The apparently meaninglessness of abstraction is not necessarily what it seems. It’s in those downright bizarre moments where hidden indicators of intention exist. Persistent intention that rings through regardless of the particular words and sounds. A juxtaposition of gibberish contains more pearls of wisdom than a perfectly elucidated thought form. Think Dada, think Surrealism – if you can figure it out at face-value then someone isn’t trying. There’s absurdity, and then there is David E. Williams: enigmatic to the last note and just as befuddling, but never absurd just for absurdity’s sake. The American mastermind arch-lunatic subjects the post-industrial world to another trip through joyous madness and synaptic misfires of fun. His is a world into which we are granted fleeting entrance: a collection of commonplace niceties assembled to resemble a far more sinister spectrum. When silly animal sounds, strange descriptions of food, wacky nonsense, and homemade nursery rhymes can transmit unnerving vibrations then something else altogether is afoot. A folksy cabaret of dementia is found on Trust No Scaffold Built of this Bone, hosted by Mr. Williams and featuring a cast of familiar friends. The schizophrenia ward decided to put on a variety show and the inevitable paranoid madness is as follows. Through synth poppy Big Top moments, moody piano ditties, and outsider singalongs. each act portrays a unique assembly of weirdness with enough confusing kernels of truth to hold a keen ear occupied.
Often an abrasive meeting of unacquainted sounds, Williams’ musical palette leaves little off-limits. To describe the consistency of sounds almost requires a track by track breakdown — because, really, there is no consistency of instrument or voice. Electro-synth pop dominates, but never for very long. Anticipation goes right out the window, especially for those already unfamiliar with Williams’ work. This is intentional outsider music. Something you would find on the public access channel during the uninhabited hours of television. Everything from the odd vocal deliveries and the off-kilter lyrics, to the seemingly amateur layout design of the album artwork is of that impossible to pin-down aesthetic and feeling. There is a darkness in that humour and that innocent simplicity — as if a psychopath was mimicking happiness and fun. However, the pop sensibilities ring through loud-and-clear in biting melodies and enchanting piano ballads, only to fall apart into chaos, of course. But to get lost in the mania is to miss the point completely — there is control, there is self-awareness. You don’t just become a cult icon by mistake.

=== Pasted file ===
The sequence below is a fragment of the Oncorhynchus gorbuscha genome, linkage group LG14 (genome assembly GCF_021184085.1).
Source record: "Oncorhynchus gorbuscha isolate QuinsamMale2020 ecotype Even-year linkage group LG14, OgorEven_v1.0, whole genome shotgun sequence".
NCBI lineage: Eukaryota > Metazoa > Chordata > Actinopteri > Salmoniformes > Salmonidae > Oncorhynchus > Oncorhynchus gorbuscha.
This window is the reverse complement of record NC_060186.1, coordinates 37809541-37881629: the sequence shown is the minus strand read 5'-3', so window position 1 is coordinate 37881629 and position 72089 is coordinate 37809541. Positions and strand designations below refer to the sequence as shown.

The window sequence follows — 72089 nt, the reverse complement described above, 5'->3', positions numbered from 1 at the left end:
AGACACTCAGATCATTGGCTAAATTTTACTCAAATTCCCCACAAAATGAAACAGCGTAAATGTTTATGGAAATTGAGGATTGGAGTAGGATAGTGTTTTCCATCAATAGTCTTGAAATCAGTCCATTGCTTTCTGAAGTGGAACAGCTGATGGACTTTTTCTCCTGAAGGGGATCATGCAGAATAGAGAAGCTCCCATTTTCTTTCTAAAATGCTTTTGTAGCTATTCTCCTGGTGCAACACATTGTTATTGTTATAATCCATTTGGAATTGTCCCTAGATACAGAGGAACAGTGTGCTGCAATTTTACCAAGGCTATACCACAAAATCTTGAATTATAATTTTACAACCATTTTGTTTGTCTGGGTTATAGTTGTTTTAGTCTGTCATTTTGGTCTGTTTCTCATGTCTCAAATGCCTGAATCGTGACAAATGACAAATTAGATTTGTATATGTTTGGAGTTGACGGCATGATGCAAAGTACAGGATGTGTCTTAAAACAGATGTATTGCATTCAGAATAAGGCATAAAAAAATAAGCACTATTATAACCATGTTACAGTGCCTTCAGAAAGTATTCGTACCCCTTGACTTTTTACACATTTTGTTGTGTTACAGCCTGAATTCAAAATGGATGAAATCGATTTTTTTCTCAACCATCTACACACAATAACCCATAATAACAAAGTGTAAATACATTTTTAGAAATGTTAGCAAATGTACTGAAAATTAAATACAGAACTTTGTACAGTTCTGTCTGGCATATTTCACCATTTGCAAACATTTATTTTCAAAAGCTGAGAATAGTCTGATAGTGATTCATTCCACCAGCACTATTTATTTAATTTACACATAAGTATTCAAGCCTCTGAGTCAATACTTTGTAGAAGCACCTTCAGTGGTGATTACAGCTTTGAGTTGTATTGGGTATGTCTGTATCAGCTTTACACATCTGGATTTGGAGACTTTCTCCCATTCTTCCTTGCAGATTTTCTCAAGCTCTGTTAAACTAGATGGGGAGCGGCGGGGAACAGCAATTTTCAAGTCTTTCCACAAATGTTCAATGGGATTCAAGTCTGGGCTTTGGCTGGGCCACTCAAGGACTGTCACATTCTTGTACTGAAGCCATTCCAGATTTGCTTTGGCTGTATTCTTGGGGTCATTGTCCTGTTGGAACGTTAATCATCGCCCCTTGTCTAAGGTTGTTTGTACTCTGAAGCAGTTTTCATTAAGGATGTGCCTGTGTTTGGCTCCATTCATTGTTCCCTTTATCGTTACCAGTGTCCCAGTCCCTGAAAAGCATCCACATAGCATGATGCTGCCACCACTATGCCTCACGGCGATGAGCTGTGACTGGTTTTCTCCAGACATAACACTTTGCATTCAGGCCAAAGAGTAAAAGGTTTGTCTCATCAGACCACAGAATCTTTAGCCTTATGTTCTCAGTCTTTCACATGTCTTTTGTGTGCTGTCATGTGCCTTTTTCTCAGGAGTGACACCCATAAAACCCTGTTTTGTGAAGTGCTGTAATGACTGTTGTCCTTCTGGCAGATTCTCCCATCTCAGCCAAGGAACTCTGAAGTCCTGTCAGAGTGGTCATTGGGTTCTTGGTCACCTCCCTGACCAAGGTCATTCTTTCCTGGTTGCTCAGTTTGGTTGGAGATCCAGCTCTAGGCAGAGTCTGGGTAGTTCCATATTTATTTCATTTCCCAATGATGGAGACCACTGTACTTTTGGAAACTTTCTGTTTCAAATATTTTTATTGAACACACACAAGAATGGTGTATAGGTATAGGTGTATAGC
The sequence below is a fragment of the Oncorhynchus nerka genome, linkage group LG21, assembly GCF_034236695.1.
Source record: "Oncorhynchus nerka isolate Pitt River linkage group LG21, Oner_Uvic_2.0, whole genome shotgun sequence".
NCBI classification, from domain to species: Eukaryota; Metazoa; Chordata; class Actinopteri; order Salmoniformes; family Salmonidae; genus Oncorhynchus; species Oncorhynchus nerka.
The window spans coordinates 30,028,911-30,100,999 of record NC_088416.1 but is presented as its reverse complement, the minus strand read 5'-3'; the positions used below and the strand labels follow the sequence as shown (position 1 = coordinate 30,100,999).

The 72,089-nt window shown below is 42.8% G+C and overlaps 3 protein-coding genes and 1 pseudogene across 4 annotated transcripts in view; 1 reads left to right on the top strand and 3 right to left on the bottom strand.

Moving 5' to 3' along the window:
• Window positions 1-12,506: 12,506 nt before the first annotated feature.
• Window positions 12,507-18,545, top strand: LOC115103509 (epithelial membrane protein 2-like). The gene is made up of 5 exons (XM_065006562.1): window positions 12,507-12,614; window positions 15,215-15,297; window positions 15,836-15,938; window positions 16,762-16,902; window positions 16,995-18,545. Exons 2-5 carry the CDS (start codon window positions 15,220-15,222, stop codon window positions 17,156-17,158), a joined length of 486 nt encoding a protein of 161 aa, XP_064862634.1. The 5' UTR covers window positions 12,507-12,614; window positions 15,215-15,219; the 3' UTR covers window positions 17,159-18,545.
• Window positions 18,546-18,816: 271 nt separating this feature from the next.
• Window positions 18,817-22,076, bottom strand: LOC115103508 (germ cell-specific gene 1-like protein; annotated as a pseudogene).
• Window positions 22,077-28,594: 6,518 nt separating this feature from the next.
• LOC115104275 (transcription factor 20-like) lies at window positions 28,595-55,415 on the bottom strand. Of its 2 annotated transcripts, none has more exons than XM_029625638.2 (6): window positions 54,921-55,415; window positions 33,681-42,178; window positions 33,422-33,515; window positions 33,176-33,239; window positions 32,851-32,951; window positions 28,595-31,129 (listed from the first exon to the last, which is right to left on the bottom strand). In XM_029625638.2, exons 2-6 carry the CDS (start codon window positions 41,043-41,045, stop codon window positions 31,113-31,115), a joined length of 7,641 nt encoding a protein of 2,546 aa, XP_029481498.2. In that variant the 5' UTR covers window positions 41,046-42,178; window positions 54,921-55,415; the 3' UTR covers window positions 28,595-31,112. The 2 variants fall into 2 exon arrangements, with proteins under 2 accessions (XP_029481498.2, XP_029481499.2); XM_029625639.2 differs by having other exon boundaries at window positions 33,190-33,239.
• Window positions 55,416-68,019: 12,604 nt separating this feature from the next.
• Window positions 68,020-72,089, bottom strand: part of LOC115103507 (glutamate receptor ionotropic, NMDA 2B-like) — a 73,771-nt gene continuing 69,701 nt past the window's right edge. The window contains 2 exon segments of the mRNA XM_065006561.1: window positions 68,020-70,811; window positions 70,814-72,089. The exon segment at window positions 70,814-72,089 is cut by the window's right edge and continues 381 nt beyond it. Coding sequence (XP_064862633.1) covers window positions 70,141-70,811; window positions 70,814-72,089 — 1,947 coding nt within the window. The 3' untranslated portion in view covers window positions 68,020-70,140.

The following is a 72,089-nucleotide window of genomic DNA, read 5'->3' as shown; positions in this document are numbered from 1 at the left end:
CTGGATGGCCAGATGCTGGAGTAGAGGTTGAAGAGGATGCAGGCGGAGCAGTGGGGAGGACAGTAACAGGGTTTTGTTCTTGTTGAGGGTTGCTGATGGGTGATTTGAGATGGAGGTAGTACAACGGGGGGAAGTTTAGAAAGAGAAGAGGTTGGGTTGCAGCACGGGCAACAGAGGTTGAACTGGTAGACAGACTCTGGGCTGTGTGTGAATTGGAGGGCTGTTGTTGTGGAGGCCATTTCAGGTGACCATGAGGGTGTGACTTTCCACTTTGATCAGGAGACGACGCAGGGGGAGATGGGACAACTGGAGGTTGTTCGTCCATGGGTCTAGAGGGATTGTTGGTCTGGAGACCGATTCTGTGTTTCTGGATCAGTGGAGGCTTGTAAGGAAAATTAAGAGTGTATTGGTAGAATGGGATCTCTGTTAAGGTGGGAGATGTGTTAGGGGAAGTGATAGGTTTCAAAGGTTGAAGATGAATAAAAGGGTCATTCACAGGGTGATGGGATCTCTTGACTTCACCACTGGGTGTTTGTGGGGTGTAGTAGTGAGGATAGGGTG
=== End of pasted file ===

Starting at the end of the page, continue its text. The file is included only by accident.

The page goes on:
After making something of a career out of collaborations, it only makes sense to see some friends pop up in this D.E.W. production. A sinister collection like this gives one the feeling of an updated Music, Martinis, and Misanthropy of sorts. As to be expected, the album is opened with a few introductory songs from Williams with some accompaniment from Jerome Deppe on guitar. Nearly irritating guitar lines and solos that are so out of place that they border on frightening. The spotlight is briefly relinquished after a slough of menacing and unhinged high-weirdness. First up, we are greeted with the sombre, dirge-voiced Lloyd James of Naevus, giving a dreary description of the mundane. Despite the seemingly substanceless, his trademark venomous apathy manages to punch through like an endless grey day. Onwards to new bouncy, silly territory with, of all people, Jane Elizabeth from Tesco USA singing several duets with David. Oddity abounds with these tracks and their impossible-to-decipher imagery, full of animals and food. In the midst of it all lies the familiar voice of Andrew King on his own track that comes the closest to neofolk. Bardic as to be expected, it is a nice oasis of somewhat normalcy — somewhat (what a relative observation!) Then it’s back in the capable hands of Williams to close with percussive synthy ditties, a Casio-tinged Teutonic beer hall stomp, and some unexpected and surprisingly touching final moments.
Really it isn’t until that final moment where it become abundantly clear that more method to the madness was surely employed than first impressions would imply. The closing sampled speech carries a poignancy that could be applied to anyone, altogether touching and odd considering the source – a strong symbol for D.E.W.’s music as a whole. A reminder of how important a polar balance in life can be. It is at this point where this shocking revelation forces the listener to revisit the full album once again. Only this time the silliness of sound and word ought to be scrutinized and that higher meaning sought. Again, this was never absurdity for absurdity’s sake, but a well-constructed piece. One must remember that any artist worth a damn never does anything by mistake. Without telling a lie, Trust No Scaffold… is a difficult listen for those less-experimentally inclined. It deserves time. It’s fun, it’s abrasive, it’s weird, and there happens to be much more than meets the ear. A nice little descent into grinning madness and loathing.
01) The Official Picnic Song
02) Dashing Habber
04) The Emperor of Ice Cream
06) Heat’s Down the Seeking Missile
07) A Patch of Fog in Purgatory
08) What’s your Scene, Jellybean?
11) Peanuts, Candy, a Dog and a Bird
12) Ten Pound Bag
13) Meine Schwester, die Krankenschwester
14) Turn Off all the very Hot Things